Radiotherapy and Oncology 04/2014; 111(1). DOI:10.1016/j.radonc.2014.02.007 · 4.86 Impact Factor
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    • "The radiosensitizing effect was independent of the PTEN and p53 status of the cell lines. The enhancement of radiation sensitivity by NVP-BEZ235 under schedule II reported here is consistent with the recent findings that, if added shortly before IR, NVP-BEZ235 radiosensitizes various tumor cell lines [29] [30] [31] [32] [33]. At variance with schedule II, a long-term pretreatment of cells with NVP-BEZ235 (schedule I) completely abolished the radiosensitizing ability in all of tested glioblastoma lines (Figure 2, top row). "
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    ABSTRACT: Previous studies have shown that the dual phosphatidylinositide 3-kinase/mammalian target of rapamycin (PI3K/mTOR) inhibitor NVP-BEZ235 radiosensitizes tumor cells if added shortly before ionizing radiation (IR) and kept in culture medium thereafter. The present study explores the impact of inhibitor and IR schedule on the radiosensitizing ability of NVP-BEZ235 in four human glioblastoma cell lines. Two different drug-IR treatment schedules were compared. In schedule I, cells were treated with NVP-BEZ235 for 24 hours before IR and the drug was removed before IR. In schedule II, the cells were exposed to NVP-BEZ235 1 hour before, during, and up to 48 hours after IR. The cellular response was analyzed by colony counts, expression of marker proteins of the PI3K/AKT/mTOR pathway, cell cycle, and DNA damage. We found that under schedule I, NVP-BEZ235 did not radiosensitize cells, which were mostly arrested in G1 phase during IR exposure. In addition, the drug-pretreated and irradiated cells exhibited less DNA damage but increased expressions of phospho-AKT and phospho-mTOR, compared to controls. In contrast, NVP-BEZ235 strongly enhanced the radiosensitivity of cells treated according to schedule II. Possible reasons of radiosensitization by NVP-BEZ235 under schedule II might be the protracted DNA repair, prolonged G2/M arrest, and, to some extent, apoptosis. In addition, the PI3K pathway was downregulated by the NVP-BEZ235 at the time of irradiation under schedule II, as contrasted with its activation in schedule I. We found that, depending on the drug-IR schedule, the NVP-BEZ235 can act either as a strong radiosensitizer or as a cytostatic agent in glioblastoma cells.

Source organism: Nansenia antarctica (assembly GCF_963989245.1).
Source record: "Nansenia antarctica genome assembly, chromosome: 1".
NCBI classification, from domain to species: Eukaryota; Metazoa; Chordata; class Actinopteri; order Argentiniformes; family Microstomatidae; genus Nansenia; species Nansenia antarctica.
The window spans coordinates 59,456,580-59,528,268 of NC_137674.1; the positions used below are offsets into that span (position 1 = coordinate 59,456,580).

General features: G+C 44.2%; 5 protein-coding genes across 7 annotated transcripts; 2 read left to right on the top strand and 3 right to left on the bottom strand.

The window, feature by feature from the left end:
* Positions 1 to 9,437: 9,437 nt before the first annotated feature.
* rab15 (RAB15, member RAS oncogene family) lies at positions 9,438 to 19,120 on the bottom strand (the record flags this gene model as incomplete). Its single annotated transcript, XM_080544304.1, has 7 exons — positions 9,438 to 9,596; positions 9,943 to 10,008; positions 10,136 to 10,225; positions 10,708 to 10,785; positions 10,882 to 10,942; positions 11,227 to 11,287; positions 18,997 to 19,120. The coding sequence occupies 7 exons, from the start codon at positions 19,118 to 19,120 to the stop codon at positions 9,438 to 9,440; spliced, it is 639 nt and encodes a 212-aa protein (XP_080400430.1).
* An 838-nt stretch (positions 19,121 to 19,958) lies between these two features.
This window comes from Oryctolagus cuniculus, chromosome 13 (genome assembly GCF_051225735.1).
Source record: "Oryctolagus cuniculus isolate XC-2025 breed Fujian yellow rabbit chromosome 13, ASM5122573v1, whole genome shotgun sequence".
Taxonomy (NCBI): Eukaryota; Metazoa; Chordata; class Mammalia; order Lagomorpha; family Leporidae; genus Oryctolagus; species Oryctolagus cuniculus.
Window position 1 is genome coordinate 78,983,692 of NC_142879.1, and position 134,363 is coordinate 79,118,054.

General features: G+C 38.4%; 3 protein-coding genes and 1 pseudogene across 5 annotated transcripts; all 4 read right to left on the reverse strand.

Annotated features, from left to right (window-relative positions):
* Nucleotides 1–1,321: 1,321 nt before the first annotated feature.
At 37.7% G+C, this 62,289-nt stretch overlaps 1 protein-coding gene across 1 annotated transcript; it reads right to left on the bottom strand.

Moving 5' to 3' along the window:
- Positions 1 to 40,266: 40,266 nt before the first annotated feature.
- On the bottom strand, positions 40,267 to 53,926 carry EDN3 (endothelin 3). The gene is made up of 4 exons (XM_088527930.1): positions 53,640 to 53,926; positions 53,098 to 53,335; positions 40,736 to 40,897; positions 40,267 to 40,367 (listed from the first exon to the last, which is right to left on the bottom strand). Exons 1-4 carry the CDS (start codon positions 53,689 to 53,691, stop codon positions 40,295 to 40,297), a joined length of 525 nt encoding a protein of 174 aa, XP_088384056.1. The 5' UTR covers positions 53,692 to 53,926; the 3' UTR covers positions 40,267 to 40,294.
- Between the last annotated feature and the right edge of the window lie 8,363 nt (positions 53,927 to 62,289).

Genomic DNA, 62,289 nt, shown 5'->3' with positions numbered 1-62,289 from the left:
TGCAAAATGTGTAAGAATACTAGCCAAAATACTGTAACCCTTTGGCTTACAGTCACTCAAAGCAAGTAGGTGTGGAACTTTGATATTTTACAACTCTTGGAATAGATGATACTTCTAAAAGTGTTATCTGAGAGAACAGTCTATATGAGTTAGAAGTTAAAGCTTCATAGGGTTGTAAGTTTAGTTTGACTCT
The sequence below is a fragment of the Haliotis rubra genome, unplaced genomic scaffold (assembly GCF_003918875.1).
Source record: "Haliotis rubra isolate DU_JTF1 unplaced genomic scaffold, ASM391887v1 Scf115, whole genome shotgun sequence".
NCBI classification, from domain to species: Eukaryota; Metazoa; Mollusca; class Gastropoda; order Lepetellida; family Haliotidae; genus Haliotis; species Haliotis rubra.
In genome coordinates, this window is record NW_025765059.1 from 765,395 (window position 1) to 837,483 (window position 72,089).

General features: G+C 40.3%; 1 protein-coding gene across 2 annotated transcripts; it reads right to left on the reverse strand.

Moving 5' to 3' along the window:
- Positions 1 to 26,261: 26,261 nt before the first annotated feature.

Translational oncology 04/2013; 6(2):169-79. DOI:10.1593/tlo.12364 · 3.40 Impact Factor
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    ABSTRACT: Modulation of DNA repair pathways in oncology has been an area of intense interest in the last decade, not least as a consequence of the promising clinical activity of poly(ADP-ribose) polymerase (PARP) inhibitors. In this review article, we highlight inhibitors of the phosphatidylinositol 3-kinase related kinase (PIKK) family as of potential interest in the treatment of cancer, both in combination with DNA-damaging therapies and as stand-alone agents.
    Bioorganic & medicinal chemistry letters 07/2012; 22(17):5352-9. DOI:10.1016/j.bmcl.2012.06.053 · 2.33 Impact Factor